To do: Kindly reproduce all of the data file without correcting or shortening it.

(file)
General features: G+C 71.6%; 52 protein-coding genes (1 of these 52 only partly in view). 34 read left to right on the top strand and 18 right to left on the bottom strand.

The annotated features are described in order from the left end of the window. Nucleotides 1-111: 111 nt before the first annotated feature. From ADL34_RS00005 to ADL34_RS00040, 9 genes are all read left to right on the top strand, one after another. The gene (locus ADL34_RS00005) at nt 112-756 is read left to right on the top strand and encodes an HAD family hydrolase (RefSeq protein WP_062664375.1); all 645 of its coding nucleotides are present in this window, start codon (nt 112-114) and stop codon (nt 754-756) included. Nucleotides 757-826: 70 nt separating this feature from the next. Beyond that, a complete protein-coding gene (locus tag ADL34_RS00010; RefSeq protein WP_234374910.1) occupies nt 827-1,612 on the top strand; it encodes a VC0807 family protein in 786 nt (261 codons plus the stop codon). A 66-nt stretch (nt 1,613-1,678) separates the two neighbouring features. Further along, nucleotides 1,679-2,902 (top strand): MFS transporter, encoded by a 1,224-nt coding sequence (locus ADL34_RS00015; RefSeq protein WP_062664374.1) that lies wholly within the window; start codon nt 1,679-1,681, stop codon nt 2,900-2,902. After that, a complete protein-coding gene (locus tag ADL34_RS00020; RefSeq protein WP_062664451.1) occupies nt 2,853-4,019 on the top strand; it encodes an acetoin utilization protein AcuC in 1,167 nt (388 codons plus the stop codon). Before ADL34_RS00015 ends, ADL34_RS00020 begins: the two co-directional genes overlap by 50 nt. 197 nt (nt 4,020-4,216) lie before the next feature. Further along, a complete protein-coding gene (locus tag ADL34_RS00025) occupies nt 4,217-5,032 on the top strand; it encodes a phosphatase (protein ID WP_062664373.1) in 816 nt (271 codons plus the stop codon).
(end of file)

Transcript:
General features: G+C 71.6%; 52 protein-coding genes (1 of these 52 only partly in view). 34 read left to right on the top strand and 18 right to left on the bottom strand.

The annotated features are described in order from the left end of the window. Nucleotides 1-111: 111 nt before the first annotated feature. From ADL34_RS00005 to ADL34_RS00040, 9 genes are all read left to right on the top strand, one after another. The gene (locus ADL34_RS00005) at nt 112-756 is read left to right on the top strand and encodes an HAD family hydrolase (RefSeq protein WP_062664375.1); all 645 of its coding nucleotides are present in this window, start codon (nt 112-114) and stop codon (nt 754-756) included. Nucleotides 757-826: 70 nt separating this feature from the next. Beyond that, a complete protein-coding gene (locus tag ADL34_RS00010; RefSeq protein WP_234374910.1) occupies nt 827-1,612 on the top strand; it encodes a VC0807 family protein in 786 nt (261 codons plus the stop codon). A 66-nt stretch (nt 1,613-1,678) separates the two neighbouring features. Further along, nucleotides 1,679-2,902 (top strand): MFS transporter, encoded by a 1,224-nt coding sequence (locus ADL34_RS00015; RefSeq protein WP_062664374.1) that lies wholly within the window; start codon nt 1,679-1,681, stop codon nt 2,900-2,902. After that, a complete protein-coding gene (locus tag ADL34_RS00020; RefSeq protein WP_062664451.1) occupies nt 2,853-4,019 on the top strand; it encodes an acetoin utilization protein AcuC in 1,167 nt (388 codons plus the stop codon). Before ADL34_RS00015 ends, ADL34_RS00020 begins: the two co-directional genes overlap by 50 nt. 197 nt (nt 4,020-4,216) lie before the next feature. Further along, a complete protein-coding gene (locus tag ADL34_RS00025) occupies nt 4,217-5,032 on the top strand; it encodes a phosphatase (protein ID WP_062664373.1) in 816 nt (271 codons plus the stop codon).